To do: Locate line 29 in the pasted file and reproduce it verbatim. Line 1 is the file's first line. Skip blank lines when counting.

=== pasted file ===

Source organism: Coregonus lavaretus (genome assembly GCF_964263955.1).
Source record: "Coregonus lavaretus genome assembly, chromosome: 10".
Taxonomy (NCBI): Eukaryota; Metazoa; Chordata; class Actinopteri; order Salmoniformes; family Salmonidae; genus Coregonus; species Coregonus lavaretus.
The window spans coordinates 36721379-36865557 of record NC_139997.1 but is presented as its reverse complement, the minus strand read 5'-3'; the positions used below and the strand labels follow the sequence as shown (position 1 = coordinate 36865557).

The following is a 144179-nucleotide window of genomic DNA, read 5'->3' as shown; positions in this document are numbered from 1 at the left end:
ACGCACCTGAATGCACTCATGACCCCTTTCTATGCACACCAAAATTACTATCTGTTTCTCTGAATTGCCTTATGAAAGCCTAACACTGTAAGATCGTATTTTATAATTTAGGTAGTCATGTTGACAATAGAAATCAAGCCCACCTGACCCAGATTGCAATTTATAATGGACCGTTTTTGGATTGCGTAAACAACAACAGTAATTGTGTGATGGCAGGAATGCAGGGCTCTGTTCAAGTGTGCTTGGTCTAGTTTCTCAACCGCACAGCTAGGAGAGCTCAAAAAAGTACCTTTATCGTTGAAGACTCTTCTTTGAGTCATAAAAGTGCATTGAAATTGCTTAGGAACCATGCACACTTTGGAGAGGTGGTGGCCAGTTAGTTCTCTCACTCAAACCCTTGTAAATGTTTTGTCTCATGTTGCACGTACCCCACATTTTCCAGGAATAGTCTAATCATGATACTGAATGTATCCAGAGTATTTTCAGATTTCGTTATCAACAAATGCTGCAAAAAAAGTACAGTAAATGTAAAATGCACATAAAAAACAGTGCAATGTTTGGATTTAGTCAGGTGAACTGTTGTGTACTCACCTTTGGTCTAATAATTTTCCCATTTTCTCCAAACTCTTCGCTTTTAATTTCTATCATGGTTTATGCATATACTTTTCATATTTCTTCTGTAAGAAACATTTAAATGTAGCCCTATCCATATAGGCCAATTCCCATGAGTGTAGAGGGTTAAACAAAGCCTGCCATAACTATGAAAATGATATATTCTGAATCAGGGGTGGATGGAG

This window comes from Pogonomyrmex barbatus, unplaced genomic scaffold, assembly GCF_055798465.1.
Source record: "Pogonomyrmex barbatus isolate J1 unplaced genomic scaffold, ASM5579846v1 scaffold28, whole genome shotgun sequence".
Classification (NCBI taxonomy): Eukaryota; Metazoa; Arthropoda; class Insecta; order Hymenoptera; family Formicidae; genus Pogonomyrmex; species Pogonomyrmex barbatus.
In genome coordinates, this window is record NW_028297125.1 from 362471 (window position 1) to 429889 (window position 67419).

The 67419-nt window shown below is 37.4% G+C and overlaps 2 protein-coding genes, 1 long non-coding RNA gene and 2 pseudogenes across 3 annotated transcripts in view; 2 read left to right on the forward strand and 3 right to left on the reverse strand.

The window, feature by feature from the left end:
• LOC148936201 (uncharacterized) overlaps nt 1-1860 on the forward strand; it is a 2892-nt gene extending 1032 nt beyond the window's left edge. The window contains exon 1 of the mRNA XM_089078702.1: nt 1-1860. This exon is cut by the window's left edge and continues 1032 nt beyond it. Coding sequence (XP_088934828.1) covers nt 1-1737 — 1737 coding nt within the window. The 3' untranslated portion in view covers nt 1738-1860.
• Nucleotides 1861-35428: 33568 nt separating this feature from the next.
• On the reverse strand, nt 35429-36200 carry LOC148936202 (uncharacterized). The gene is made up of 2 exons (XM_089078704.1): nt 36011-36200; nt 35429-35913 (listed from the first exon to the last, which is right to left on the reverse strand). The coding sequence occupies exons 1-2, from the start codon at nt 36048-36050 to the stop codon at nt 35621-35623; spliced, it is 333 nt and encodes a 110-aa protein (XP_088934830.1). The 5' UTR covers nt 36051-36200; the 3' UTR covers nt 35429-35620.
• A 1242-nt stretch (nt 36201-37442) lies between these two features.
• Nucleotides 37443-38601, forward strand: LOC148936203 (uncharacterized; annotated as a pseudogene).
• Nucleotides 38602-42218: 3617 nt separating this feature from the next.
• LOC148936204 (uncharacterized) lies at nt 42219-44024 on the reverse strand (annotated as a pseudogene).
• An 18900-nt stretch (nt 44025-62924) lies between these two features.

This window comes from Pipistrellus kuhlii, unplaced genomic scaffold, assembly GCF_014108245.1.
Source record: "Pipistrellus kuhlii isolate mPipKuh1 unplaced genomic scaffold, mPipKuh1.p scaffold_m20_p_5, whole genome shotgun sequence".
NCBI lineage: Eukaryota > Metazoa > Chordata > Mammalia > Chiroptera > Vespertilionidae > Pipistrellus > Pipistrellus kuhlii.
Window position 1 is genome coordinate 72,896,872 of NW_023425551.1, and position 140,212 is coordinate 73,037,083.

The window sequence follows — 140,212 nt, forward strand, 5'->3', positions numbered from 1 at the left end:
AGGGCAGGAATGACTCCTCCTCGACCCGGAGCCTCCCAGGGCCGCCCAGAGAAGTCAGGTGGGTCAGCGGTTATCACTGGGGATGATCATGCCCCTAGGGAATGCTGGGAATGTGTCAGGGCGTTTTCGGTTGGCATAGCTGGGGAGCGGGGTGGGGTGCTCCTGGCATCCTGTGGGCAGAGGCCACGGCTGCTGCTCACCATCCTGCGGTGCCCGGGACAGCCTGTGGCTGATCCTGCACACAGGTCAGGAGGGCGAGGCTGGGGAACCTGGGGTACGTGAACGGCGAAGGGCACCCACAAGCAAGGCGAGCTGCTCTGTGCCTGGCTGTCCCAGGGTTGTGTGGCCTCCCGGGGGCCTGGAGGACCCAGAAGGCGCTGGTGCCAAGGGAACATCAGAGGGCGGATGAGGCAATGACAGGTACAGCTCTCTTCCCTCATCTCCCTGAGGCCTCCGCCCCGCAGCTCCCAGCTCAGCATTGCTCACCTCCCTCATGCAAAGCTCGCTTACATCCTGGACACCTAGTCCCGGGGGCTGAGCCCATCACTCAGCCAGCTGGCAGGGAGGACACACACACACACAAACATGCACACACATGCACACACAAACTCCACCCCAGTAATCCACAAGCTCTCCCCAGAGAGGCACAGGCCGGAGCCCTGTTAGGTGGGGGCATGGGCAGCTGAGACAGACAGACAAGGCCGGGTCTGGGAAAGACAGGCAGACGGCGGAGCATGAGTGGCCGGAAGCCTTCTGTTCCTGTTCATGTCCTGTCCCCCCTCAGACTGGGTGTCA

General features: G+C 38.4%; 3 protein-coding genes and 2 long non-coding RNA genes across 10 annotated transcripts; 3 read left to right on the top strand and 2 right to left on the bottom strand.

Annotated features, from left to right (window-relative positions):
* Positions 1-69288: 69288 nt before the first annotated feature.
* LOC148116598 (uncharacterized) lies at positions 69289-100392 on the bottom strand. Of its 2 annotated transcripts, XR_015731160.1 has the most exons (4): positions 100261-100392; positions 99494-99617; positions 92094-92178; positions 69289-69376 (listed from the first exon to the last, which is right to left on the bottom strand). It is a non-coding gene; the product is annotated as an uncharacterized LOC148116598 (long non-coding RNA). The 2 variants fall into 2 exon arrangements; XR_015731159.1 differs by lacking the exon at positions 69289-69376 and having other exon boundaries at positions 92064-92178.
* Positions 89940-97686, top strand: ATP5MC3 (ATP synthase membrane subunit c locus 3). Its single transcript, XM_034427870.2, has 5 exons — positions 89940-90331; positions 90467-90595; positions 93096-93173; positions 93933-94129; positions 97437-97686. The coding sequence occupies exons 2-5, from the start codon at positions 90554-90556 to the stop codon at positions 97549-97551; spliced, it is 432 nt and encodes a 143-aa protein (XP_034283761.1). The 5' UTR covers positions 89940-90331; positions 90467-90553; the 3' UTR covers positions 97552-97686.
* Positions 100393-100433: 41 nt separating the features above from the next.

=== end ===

* Positions 1-69288: 69288 nt before the first annotated feature.